2021 blues


I wrote this article in March and held off publishing it due to some bad news from my contractor in early April. I’m publishing it now as written. There have been quite a few developments in recent weeks and I’ll post on those very soon.


When I last posted on here, I was flushed with the achievements of a very busy December and optimistically looking forward to finishing the big jobs in January, anticipating moving in by early February. Of course this was optimistic even at the time and set against an upwards rise in Covid cases and the Tory government’s reckless attitude to gatherings over Christmas, it was predictable that things would not turn out as I hoped. As soon as we hit the Christmas break it was clear that another lockdown was imminent and that nothing would be happening on the house for an unknown period of time.

It’s March 7th as I write this and, on a sunny, spring-like day with Covid cases on the decline and vaccinations rocketing, it feels like things might genuinely be about to change for the better. It didn’t feel like that in January and February with harsh winter weather and the return to full time home schooling along with a variety of other issues to contend with. I’ve been through various stages of anxiety about it and have arrived, for today at least, at acceptance. The restrictions do not prevent trades from doing emergency work but travel is difficult outside council regions and some are implementing random checks on work vans. Understandably my contractor has not wished to travel in the circumstances. This means I can’t get the final critical work done which has a knock-on effect on deadlines, moving in dates and has a variety of not insignificant financial implications. In the meantime, I have made progress on other small but important jobs.

Under stairs cupboard

The cupboard was an ugly, dark space, which had been neglected for decades. I need to make use of all the spaces in the house so there’s no scope to leave anything untouched. I have mentioned previously that, with some money to spend, I’d convert this into a super-efficient utility area. That’s for a future time but stage one was to make it serviceable.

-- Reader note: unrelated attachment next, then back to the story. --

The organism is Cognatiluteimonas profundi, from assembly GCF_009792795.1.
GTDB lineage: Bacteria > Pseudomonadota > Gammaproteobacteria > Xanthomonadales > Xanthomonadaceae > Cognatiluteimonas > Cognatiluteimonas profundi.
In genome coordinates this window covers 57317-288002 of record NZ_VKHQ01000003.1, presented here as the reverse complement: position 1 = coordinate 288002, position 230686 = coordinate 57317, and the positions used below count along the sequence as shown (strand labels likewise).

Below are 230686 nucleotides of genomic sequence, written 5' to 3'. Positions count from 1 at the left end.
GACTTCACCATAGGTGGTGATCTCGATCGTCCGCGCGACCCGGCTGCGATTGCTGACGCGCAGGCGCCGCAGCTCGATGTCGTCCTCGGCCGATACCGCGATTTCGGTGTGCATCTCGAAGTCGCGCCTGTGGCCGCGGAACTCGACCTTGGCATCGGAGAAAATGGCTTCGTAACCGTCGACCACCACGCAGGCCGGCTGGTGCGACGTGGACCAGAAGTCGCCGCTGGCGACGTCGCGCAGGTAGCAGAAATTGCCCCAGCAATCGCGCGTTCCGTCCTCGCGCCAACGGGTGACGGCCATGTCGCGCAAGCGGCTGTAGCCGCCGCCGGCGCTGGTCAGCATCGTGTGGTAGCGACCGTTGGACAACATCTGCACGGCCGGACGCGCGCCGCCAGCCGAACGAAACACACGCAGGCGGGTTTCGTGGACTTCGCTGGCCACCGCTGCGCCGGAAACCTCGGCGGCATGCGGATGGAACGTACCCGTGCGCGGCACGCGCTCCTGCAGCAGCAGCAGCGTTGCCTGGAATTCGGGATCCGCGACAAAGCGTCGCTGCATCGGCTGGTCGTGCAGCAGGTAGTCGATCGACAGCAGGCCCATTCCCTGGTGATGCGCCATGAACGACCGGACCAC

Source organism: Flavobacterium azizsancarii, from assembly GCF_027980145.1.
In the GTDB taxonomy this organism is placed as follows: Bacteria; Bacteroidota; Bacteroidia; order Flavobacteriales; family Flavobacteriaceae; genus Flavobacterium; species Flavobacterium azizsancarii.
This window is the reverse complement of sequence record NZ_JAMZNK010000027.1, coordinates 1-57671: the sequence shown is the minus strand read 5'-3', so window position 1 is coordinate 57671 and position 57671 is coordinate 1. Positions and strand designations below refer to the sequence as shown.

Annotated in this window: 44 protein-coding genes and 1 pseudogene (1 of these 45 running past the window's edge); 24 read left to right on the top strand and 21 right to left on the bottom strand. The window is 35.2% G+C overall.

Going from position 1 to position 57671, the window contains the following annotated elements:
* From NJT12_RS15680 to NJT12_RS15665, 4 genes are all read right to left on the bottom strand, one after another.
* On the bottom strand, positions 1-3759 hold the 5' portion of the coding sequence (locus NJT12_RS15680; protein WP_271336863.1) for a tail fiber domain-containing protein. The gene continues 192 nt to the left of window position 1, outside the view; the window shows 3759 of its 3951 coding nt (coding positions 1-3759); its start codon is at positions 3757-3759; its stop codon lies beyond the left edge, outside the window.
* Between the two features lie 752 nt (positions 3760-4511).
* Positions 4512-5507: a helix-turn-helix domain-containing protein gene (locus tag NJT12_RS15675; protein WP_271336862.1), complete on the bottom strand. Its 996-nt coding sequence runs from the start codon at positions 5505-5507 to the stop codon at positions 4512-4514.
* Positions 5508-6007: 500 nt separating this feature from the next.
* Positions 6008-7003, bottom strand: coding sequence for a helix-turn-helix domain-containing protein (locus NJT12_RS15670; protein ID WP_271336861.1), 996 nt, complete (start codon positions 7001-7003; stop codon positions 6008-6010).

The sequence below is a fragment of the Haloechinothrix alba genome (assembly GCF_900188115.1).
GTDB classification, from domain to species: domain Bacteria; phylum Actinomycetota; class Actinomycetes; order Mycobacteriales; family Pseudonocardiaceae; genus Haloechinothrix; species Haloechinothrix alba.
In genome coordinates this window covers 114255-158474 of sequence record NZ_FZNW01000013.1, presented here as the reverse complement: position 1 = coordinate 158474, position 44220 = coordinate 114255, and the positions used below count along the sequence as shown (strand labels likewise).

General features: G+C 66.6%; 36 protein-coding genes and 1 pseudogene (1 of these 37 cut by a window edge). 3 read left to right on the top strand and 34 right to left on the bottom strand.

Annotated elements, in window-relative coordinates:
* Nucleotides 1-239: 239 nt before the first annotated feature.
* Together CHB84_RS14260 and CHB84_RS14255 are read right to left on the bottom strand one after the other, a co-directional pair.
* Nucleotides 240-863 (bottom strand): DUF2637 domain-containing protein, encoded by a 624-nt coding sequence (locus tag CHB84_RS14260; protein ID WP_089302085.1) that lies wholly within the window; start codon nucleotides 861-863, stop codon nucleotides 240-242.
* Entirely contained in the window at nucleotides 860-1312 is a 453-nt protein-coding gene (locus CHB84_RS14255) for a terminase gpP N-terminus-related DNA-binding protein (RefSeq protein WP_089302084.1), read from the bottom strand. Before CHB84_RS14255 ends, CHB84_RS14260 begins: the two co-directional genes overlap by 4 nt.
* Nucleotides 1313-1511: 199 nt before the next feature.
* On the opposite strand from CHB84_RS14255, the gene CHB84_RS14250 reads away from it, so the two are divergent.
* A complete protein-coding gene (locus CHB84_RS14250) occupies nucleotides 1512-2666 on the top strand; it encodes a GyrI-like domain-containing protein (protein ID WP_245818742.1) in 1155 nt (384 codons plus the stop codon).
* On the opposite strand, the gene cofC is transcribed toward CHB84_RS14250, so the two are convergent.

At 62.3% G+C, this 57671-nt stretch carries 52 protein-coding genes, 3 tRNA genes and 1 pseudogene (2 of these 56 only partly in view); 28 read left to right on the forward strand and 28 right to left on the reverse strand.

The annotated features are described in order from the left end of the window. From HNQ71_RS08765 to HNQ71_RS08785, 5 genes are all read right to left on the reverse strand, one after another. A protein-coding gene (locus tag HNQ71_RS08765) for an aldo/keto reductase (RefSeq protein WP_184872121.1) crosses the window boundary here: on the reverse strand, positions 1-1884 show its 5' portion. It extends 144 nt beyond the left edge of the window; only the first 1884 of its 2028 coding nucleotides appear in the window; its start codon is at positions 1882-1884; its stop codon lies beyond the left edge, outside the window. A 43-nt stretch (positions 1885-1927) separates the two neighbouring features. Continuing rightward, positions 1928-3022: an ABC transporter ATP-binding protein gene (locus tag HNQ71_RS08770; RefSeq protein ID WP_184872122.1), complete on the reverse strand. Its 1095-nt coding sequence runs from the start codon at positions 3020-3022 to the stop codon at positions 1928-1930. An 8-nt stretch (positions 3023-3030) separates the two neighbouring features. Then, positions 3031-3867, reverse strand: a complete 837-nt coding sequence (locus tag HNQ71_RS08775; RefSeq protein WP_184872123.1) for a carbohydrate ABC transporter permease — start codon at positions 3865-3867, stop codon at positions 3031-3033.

As you can see from the pictures below there was a lot to do. I started by lifting the drab, brown carpet tiles and patched all the holes – of which there were a great many. One in particular was a giant, triangular hole in the plaster which had been chipped out to accommodate the corner of a storage unit. The paintwork was an ugly khaki colour in a difficult to paint over gloss finish. Stripping this back would have been a tortuous job and would probably have revealed even more issues so, failing a complete tear out and rebuild, patching, sanding and painting was the most effective approach.

I used the same bright blue, kitchen and bathroom paint I used in the front bedroom partially because I had several tines of it available but also to bring a dimension of brightness and energy to the space which would make it pleasant to be in.

It took a couple of coats to obliterate the khaki colour and I went for the all-over approach son the back of the door and the skirtings are the same colour. It doesn’t hide the uneveness but it’s a lot more attractive.

After that I covered the floor left over underlay and carpet off cuts.

And then brought in some utility furniture.


The loft is a curious space with good height but limited use due to previous conversions and to the old fashioned A-frame supports which bisect the space limiting movement and storage. The floor is mostly boarded so I was able to clear out some leftover junk (though there were some interesting finds which may be upcycled in future projects) and cover it with the remains of the carpet offcuts. I’ve also assembled some shelves and begun shifting various items up.


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